Two archdioceses lose $1 million each in thefts

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Employees of the New York and Philadelphia archdioceses are accused of stealing $1 million each in church funds over the past decade.

In New York, archdiocesan spokesman Joseph Zwilling said Jan. 30 that Anita Collins, who had worked for the archdiocese since 2003, allegedly stole about $1 million before she was fired Dec. 6. Collins used “a sophisticated fraud to manipulate the accounts payable system in the Department of Education Finance Office,” Zwilling said.

Collins was arraigned Jan. 30 on criminal charges of grand larceny and falsifying business records and ordered held on $750,000 bail. She faces a possible jail sentence of up to 25 years.

In Philadelphia, Anita Guzzardi, who was named chief financial officer of the archdiocese July 1, was terminated from employment later in July when alleged “financial accounting irregularities” were discovered. Although an investigation by the Philadelphia District Attorney’s Office was continuing, sources said the amount involved is nearly $1 million.

No criminal charges have been filed against Guzzardi.

Both archdioceses were said to be cooperating with the local investigations and reviewing their internal financial oversight procedures.

“Sadly, there will always be individuals who seek to exploit and circumvent whatever system is established, but we will remain vigilant in our oversight,” Zwilling said.

The New York case was discovered by the archdiocese itself and its outside auditors and then reported to the Manhattan District Attorney. The amount embezzled was initially believed to be $350,000.

Collins, 67, was hired in 2003 without the criminal background check that the archdiocese now makes for every new employee. According to news reports, she pleaded guilty to criminal charges in other fraud cases in 1986 and 1999 and received probation.

The funds Collins allegedly embezzled were reportedly paid out in some 450 checks from the archdiocese to accounts she controlled over the last six or seven years. Each of the amounts was below the $2,500 threshold at which a supervisor’s signature would have also been required.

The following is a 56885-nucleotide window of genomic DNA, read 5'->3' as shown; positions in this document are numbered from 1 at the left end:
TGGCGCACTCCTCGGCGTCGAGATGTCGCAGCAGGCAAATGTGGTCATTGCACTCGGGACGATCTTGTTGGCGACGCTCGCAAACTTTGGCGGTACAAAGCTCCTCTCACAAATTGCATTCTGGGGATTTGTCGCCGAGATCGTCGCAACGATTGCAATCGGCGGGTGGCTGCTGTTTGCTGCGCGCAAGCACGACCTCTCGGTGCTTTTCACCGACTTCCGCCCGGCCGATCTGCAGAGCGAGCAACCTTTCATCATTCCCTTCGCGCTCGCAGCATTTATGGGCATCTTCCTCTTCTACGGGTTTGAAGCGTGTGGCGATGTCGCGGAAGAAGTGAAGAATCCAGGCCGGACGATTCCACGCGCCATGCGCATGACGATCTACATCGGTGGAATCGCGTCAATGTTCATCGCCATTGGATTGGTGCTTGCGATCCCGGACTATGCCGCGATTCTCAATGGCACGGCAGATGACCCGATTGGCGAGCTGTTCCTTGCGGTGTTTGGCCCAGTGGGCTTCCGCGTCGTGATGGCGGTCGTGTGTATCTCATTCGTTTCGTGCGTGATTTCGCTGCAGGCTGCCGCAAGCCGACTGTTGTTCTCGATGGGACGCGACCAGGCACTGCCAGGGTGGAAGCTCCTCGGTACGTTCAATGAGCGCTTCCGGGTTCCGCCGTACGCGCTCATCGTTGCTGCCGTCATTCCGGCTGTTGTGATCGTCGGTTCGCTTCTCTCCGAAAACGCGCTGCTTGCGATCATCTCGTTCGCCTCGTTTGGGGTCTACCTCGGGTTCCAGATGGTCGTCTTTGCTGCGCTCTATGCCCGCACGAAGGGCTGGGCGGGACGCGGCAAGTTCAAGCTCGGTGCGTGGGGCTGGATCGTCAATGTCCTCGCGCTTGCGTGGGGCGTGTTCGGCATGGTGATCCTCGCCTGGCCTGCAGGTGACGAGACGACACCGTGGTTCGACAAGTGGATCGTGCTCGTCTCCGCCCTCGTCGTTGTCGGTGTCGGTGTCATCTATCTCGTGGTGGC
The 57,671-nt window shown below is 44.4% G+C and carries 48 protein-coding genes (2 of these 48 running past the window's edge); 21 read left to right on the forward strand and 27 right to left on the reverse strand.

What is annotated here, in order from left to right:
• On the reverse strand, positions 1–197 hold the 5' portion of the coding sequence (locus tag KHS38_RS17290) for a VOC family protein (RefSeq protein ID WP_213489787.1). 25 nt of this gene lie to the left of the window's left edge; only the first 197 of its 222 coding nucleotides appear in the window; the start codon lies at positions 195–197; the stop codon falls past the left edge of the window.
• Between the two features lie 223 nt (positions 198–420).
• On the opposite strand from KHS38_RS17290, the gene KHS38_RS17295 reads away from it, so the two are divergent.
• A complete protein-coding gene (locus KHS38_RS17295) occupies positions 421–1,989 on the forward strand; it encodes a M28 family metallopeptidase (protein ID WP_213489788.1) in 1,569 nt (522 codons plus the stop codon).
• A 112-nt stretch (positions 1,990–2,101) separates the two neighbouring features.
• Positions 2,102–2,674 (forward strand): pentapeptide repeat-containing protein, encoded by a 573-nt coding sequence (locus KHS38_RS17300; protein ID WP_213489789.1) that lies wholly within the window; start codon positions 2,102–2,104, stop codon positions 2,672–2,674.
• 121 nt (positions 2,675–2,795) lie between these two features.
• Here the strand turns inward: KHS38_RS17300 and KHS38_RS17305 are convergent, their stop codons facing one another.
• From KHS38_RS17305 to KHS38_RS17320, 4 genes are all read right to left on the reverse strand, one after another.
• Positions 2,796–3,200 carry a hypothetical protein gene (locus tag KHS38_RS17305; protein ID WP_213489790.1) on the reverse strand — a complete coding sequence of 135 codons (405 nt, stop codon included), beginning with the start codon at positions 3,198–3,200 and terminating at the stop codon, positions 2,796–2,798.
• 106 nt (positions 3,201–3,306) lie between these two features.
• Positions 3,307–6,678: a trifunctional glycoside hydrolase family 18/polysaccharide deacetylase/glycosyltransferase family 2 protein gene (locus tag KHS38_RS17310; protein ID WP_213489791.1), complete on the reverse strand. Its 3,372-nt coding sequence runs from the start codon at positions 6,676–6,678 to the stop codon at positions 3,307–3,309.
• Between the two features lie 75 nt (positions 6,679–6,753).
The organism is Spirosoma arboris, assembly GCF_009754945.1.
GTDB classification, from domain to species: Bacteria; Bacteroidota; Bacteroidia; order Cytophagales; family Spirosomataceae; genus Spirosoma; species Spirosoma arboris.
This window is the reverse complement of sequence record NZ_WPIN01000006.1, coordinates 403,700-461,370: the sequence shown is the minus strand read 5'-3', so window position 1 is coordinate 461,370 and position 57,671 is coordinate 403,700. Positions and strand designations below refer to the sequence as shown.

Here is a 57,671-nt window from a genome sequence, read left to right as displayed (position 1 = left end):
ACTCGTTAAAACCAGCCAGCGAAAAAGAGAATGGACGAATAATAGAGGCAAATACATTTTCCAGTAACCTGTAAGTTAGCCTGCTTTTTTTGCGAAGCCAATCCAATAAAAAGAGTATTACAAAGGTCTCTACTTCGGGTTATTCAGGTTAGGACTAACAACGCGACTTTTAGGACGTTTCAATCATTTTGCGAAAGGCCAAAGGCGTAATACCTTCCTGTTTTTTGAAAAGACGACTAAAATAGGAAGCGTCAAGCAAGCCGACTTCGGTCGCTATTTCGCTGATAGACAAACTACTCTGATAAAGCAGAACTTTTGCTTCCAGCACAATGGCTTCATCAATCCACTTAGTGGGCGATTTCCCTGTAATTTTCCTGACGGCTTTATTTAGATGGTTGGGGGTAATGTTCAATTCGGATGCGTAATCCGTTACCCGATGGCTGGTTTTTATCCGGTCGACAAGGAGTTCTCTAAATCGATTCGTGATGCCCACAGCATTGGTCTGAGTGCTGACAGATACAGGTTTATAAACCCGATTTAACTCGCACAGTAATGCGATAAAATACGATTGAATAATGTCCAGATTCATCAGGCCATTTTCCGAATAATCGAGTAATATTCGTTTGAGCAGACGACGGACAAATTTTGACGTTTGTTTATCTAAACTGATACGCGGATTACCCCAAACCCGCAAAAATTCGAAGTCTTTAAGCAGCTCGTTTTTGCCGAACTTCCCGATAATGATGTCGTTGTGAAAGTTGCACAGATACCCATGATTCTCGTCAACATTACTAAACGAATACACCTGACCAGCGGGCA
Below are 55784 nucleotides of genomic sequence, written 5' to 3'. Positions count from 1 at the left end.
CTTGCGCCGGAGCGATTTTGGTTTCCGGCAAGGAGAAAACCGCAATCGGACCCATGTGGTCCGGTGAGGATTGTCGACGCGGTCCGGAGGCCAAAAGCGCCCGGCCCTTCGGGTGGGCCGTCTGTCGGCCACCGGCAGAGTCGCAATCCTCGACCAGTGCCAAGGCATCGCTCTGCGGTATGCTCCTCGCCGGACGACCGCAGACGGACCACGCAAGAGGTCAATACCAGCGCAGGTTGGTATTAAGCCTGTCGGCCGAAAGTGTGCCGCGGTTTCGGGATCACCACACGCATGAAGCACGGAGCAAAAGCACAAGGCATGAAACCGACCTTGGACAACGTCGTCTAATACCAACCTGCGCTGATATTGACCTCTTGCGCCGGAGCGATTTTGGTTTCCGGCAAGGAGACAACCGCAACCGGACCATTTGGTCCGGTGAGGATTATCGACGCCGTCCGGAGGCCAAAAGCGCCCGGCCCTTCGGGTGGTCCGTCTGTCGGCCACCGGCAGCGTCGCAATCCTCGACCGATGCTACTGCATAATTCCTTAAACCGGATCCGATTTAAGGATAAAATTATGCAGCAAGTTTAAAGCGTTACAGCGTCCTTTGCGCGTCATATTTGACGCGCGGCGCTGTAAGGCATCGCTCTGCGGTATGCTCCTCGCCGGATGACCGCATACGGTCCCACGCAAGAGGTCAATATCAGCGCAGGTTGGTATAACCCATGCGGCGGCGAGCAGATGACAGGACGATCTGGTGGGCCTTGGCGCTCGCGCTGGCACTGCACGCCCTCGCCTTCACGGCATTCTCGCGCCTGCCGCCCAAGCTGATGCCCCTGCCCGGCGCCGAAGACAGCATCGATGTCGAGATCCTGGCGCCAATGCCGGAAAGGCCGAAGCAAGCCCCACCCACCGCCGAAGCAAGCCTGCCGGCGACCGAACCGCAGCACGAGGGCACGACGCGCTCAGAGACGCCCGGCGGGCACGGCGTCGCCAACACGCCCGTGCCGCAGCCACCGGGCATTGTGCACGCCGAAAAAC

At the arraignment, Manhattan Assistant District Attorney Amy Justiniano said Collins used the money she allegedly embezzled to buy high-end clothing, an extensive doll collection and expensive furniture.

In the Philadelphia case, Guzzardi’s alleged embezzlement was uncovered when a fraud investigator for American Express reported to the archdiocese that the woman had been paying off gambling debts to the Borgata casino in Atlantic City, N.J., with archdiocesan funds.

The Philadelphia District Attorney’s office informed the archdiocese of an investigation regarding financial concerns July 13. The next day, Guzzardi, now 43, was placed on administrative leave.

The archdiocese then launched an internal investigation conducted by former federal prosecutor Hank Hockheimer of the law firm Ballard Spahr, along with investigators from the accounting firm ParenteBeard.

As one result of that ongoing investigation, Guzzardi was fired July 22. She had been named chief financial officer only on July 1, having served as acting CFO since Jan. 1, 2011.

Guzzardi, who holds a master’s degree in business administration, has served in several positions in the archdiocese, mostly in finance, since 1989. She became the coordinator and financial manager for the Office of Renewal and Evangelization in July 1998, after which she transferred to the archdiocesan Office for Parish Financial Services in November 2001 as its director.

She transferred to the Office for Accounting Services in December 2002 and was named controller of the Archdiocese, the position she held until this year.

Archdiocesan officials said they expect any financial loss to be covered under the archdiocesan insurance program.